Dad was awarded the Silver Beaver, which is described as “the council-level distinguished service award of the Boy Scouts of America. Upon nomination by their local Scout council and with the approval of the National Court of Honor, recipients of this award are registered adult leaders who have made an impact on the lives of youth through service given to the council. The Silver Beaver is an award given to those who implement the Scouting program and perform community service through hard work, self-sacrifice, dedication, and many years of service. It is given to those who do not seek it.”

He was so proud of his Vigil honor and Silver Beaver that we had it carved on his tombstone.

Patch jackets

Steinhoff patch jackets

It was the custom to collect patches from hikes, camporees and activities that weren’t worn on the uniform. Again, I’m not sure which brother these belong to.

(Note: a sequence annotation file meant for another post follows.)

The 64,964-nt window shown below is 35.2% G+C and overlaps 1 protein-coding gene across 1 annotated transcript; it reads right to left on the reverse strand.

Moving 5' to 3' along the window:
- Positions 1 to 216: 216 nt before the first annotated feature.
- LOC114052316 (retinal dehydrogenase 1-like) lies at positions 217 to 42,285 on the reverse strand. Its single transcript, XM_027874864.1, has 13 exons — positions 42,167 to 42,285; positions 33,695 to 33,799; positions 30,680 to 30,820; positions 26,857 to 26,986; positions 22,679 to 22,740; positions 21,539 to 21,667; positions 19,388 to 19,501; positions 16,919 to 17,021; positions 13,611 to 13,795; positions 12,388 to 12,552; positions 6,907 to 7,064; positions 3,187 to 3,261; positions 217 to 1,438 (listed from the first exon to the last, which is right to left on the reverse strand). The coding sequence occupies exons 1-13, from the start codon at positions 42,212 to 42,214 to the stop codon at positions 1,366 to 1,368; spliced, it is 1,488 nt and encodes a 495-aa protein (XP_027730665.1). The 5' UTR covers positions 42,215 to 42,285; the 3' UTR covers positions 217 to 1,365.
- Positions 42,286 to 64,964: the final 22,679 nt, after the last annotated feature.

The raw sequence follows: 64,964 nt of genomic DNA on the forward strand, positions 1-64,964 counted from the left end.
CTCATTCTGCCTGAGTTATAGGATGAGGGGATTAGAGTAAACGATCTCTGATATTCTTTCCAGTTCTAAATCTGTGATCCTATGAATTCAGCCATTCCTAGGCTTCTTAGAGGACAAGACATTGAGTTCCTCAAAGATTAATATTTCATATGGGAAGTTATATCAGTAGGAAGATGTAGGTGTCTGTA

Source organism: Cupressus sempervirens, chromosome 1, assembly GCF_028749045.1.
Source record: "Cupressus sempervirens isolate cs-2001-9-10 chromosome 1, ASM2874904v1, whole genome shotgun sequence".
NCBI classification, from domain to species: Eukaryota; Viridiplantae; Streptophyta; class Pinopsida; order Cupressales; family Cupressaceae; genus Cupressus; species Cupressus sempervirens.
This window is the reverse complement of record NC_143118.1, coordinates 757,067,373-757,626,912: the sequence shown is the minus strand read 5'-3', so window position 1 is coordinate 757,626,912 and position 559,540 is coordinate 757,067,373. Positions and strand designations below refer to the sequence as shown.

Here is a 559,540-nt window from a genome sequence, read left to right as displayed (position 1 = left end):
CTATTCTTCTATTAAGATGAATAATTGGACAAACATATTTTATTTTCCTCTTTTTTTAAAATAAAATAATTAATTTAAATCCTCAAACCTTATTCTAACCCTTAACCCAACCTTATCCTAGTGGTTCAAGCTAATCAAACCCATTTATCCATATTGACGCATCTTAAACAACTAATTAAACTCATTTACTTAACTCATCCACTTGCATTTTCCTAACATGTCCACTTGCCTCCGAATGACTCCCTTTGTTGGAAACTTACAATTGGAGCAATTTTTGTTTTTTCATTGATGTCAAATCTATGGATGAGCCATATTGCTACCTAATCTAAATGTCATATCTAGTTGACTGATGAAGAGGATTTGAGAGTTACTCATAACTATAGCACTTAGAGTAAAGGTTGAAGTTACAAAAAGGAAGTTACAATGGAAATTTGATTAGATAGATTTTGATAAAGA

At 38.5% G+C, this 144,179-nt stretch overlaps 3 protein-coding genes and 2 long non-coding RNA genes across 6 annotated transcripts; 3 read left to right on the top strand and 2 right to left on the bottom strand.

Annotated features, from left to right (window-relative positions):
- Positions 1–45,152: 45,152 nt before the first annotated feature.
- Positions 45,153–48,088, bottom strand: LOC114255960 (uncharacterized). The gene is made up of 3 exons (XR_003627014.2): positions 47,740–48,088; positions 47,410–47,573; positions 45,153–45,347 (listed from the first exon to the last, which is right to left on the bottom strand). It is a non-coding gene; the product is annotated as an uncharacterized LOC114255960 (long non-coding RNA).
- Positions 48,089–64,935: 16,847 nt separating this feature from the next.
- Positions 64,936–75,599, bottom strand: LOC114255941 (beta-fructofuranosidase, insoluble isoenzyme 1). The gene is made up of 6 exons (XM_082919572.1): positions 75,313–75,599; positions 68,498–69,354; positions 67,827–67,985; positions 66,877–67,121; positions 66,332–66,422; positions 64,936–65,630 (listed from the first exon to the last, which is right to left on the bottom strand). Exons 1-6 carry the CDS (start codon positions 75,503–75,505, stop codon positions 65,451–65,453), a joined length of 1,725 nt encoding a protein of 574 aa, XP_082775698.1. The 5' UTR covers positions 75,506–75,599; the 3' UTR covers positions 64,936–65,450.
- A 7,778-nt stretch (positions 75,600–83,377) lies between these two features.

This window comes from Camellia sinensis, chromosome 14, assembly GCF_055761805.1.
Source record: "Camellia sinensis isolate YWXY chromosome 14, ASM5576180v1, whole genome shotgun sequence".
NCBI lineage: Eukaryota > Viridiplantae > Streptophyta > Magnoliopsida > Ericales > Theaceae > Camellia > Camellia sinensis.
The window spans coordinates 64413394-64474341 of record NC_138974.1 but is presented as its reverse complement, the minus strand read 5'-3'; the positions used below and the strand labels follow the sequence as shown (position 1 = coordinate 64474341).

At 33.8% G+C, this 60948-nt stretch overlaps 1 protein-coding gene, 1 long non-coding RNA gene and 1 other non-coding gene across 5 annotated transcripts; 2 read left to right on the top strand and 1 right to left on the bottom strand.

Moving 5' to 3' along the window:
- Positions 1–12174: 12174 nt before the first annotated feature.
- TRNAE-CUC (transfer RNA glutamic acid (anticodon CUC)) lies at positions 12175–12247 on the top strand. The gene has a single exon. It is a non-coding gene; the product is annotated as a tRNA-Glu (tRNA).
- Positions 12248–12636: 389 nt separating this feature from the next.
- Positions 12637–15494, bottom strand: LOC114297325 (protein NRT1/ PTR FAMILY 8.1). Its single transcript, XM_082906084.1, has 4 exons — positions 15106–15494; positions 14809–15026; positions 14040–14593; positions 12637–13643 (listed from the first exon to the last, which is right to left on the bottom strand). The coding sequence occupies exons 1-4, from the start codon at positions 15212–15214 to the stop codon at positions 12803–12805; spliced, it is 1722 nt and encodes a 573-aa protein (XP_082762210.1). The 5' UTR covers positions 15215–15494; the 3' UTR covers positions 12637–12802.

4×5 Negative of George and Nancy

George Cauble – Nancy Jenkins c 1964

I was on the search for something and rooted through a box that had a bunch of long-forgotten 4×5 negatives in it. It took me two flatbed scanners and two days to get the right combination of hardware and software to scan the large negatives.

I was surprised (and pleased) to see how well this photo of George Cauble and Nancy Jenkins has held up. I’m looking forward to scanning some of the other buried treasures.

Different combinations of George and Nancy have shown up several times in this blog.

Nancy with cats in 1965, and at the 2010 reunion.

Nancy, Ron Marshall and Marcia Maupin working on Girardot posters.

Nancy and George watch, bemused, at some earth science class antics.